Member
2010-03-27 4:25 pm
To conclude this derailing of the thread, a few final images
(drawings courtesy of Patrick Bateman):
 

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Ro808

Member
2010-03-27 4:25 pm
These days I'm listening to one of Troels' "3 Way Classics" with the time aligned baffle. It's just a great sounding loudspeaker.

Troels has obviously been inspired by Wilson's enclosure designs. He also refers to the SEAS CA17RCY woofer that was used in the WATT (Tiny Tot) Series I-V and on his website you will find several projects with similar vintage drivers from SEAS and Vifa (C17WH).
The C17 appears to be one of his all time favorite woofers and -from my own experience- that makes perfect sense.

It is my guess your 3 Way Classics will beat the Wilson WATT/PUPPY's on coherence between drivers and 'in room' response. No tubby mid-bass, or hot
high frequencies :)
 
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Steve, these response curves are much better than those (from even the later editions) of the WATT/PUPPY.
More on this later, but these are nice examples of how to improve on supposed benchmark 'high end' designs with some clever DIY ;-).

Aside: That 'full Aluminium' Samsung F8000 is my favorite LED TV. It's 'only' full HD and from 2013, but remains one the best screens ever from Samsung, along with the 2003 full HD IPS panel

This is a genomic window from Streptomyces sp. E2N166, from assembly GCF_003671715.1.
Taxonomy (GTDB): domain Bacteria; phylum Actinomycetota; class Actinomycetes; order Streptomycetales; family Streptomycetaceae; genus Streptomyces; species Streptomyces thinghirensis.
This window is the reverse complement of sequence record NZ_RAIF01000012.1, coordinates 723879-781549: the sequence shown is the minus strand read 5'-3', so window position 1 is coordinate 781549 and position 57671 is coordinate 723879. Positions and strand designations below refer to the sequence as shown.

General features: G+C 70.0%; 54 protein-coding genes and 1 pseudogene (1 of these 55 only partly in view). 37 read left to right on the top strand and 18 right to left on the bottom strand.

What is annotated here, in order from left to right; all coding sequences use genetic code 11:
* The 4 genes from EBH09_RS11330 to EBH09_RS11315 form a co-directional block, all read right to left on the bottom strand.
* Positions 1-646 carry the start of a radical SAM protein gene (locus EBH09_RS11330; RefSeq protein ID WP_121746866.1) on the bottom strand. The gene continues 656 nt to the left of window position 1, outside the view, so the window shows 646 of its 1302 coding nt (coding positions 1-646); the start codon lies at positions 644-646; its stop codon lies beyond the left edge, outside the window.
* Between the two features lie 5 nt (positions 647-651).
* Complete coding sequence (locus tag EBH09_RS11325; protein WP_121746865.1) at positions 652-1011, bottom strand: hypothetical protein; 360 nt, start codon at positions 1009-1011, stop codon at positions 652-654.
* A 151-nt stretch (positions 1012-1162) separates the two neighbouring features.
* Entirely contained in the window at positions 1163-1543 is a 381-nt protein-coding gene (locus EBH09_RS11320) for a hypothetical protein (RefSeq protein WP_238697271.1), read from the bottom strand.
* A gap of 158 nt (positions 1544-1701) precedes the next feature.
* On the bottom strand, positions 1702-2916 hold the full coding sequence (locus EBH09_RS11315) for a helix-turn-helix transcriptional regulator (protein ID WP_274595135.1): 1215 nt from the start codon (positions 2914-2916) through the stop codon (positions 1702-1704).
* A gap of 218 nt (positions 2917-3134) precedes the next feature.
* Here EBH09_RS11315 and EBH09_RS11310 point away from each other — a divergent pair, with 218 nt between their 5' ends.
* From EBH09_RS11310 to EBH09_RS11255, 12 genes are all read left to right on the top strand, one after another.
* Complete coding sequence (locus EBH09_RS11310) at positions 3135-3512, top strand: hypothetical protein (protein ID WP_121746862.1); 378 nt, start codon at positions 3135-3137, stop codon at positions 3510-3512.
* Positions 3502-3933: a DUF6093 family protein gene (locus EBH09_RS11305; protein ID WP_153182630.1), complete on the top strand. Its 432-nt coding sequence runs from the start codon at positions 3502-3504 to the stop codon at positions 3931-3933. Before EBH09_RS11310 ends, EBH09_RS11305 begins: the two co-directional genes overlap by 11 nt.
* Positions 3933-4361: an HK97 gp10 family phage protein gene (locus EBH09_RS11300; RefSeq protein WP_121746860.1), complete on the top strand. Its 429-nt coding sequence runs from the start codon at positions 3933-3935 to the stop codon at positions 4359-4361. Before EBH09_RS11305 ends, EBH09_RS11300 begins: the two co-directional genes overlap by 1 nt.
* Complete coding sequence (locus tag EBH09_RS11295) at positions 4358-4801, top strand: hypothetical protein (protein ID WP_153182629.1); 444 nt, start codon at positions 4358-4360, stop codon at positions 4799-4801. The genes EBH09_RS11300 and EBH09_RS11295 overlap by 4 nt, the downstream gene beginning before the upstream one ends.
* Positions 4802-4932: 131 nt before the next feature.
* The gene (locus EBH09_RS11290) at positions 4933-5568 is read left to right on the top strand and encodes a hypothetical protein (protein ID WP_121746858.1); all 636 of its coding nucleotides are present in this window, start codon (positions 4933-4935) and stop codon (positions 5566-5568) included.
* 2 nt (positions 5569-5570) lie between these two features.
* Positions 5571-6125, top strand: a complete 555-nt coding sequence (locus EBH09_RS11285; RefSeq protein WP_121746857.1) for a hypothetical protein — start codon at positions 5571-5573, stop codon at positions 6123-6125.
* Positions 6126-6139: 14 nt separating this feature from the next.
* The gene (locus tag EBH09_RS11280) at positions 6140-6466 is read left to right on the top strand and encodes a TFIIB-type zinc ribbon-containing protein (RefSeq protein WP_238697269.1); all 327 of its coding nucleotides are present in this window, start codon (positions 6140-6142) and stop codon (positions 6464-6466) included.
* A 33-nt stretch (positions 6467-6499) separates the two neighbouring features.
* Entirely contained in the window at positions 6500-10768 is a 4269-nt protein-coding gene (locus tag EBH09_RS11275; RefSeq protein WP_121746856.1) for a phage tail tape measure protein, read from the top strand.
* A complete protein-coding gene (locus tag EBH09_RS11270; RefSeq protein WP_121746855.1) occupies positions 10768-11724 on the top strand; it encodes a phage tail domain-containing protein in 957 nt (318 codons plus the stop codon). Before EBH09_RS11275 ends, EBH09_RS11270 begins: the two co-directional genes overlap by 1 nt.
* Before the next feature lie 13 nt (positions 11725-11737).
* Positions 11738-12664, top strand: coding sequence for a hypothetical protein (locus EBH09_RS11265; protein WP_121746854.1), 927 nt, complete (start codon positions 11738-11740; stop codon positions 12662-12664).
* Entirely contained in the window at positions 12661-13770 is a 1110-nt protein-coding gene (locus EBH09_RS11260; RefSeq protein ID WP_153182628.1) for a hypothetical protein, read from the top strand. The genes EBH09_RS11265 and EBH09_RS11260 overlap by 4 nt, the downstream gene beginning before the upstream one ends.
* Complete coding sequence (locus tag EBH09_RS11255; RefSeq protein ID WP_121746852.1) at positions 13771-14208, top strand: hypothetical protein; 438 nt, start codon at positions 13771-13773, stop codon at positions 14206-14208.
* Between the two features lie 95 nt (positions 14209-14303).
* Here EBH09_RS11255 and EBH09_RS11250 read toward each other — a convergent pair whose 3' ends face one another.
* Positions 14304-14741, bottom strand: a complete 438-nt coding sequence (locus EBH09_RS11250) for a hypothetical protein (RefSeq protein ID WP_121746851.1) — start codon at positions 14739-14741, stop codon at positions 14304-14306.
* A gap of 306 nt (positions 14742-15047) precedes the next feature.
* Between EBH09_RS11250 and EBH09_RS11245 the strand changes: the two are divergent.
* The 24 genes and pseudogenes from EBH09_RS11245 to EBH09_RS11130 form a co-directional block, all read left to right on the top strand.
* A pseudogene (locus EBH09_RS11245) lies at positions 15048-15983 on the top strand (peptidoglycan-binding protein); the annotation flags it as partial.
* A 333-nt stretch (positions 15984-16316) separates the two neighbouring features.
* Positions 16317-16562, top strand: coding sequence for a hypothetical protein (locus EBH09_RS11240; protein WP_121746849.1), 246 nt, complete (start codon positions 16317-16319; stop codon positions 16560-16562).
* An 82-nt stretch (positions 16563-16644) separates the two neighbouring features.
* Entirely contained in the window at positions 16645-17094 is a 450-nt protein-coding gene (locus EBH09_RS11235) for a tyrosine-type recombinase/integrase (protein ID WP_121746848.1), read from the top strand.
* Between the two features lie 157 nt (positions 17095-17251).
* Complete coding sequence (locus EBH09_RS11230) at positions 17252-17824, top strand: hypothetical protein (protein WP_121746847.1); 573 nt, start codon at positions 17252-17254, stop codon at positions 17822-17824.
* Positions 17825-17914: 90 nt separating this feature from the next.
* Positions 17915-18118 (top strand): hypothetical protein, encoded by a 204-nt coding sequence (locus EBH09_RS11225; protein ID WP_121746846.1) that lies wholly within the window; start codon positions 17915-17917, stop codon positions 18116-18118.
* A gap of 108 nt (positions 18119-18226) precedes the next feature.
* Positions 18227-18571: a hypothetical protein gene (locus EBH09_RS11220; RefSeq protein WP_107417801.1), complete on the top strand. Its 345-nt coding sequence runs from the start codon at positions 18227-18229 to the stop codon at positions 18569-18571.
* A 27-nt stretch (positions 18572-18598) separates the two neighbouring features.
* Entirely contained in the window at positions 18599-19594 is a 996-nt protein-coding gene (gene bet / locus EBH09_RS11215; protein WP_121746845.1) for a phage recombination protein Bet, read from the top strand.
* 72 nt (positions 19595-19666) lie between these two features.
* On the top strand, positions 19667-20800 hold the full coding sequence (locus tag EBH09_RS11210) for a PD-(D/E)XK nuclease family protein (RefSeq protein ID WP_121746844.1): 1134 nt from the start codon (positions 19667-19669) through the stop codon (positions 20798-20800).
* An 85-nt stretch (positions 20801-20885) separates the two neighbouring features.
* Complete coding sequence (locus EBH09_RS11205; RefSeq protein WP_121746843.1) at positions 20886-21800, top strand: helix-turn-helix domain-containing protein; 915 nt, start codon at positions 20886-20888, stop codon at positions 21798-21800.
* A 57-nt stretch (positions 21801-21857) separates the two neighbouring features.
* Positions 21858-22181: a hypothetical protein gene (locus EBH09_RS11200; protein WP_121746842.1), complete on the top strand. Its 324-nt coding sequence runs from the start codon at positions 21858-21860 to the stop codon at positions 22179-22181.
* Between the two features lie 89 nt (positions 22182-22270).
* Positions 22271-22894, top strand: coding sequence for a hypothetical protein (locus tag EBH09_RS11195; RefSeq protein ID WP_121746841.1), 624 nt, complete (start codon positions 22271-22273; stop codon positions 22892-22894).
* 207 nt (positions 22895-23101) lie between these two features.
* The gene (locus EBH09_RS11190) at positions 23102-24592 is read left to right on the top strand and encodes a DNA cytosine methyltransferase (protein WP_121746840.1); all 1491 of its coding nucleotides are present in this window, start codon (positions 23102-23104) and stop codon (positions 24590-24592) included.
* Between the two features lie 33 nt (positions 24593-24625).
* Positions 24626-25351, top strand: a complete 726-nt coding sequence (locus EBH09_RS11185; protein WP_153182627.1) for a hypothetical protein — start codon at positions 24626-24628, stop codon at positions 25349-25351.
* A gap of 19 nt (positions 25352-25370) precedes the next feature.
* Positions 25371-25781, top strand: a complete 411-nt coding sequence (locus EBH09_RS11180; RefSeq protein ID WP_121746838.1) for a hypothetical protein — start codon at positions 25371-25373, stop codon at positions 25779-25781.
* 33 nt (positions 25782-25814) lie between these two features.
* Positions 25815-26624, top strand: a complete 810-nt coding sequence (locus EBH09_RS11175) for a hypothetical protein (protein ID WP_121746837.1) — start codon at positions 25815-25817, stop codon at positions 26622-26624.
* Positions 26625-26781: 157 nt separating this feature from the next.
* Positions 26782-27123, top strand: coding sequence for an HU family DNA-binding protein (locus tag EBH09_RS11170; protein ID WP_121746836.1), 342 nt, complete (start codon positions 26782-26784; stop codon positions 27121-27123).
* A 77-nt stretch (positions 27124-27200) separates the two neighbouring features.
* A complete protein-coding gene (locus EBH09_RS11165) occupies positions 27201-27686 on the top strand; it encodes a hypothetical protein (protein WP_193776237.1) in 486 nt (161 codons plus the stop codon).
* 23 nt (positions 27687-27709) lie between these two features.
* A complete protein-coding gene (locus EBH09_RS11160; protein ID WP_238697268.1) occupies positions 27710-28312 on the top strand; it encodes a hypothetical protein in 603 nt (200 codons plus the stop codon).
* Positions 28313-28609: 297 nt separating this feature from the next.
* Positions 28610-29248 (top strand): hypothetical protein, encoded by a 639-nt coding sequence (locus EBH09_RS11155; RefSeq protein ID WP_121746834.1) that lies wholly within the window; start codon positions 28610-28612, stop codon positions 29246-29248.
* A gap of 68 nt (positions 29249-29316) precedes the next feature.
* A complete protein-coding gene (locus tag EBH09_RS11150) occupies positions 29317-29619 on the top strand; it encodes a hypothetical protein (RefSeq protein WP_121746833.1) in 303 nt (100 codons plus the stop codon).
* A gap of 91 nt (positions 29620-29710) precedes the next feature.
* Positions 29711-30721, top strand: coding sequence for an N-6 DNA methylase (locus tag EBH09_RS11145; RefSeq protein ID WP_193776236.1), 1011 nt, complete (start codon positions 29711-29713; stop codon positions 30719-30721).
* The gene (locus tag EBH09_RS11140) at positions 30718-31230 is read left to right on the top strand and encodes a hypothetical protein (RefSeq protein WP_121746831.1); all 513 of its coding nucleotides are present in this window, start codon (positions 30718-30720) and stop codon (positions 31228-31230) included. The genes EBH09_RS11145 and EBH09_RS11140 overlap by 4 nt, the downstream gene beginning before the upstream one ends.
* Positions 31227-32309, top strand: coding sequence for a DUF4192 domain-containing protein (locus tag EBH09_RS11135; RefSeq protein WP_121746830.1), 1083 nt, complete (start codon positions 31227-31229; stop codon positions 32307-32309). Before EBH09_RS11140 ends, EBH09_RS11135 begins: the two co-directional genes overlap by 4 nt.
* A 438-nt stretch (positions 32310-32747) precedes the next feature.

as used in the first Apple Cinema displays and a couple HP monitors (of the latter I still have 4 in use today).

Yes, the Wilsons' greatest strengths appear not to be in their measurements! They tend to be quite peaky in the high treble, as well as having a punishingly low impedance at lower frequencies. The Watt/Puppy 8 has an impedance of impedance of 2 ohms at just below 100Hz, but at least it has tamed the 20K peak of the 7 and earlier versions.

Alex
 

Ro808

Member
2010-03-27 4:25 pm
It would be quite interesting to see someone's measurements of a Classic 3 Way in free space. Agreed, this doesn't say much about 'real life' performance (in room), but a means to verify 'net' sensitivity. A driver such as the CY22 shows 89dB up to 200Hz in the specsheet, which would roughly dictate system sensitivity without room gain. There is no doubt about Troels' talent, knowledge and craftmanship, but his claims/measurements sometimes seem somewhat dependent on arbitrary circumstances.

Nevertheless, I support his views on measurements. They tell only a part of the story and do not inform us about the impact of materials on the actual perceived 'sound'. The sound signature of a paper cone is usually (completely) different from prolypopylene, ceramic, kevlar, etc.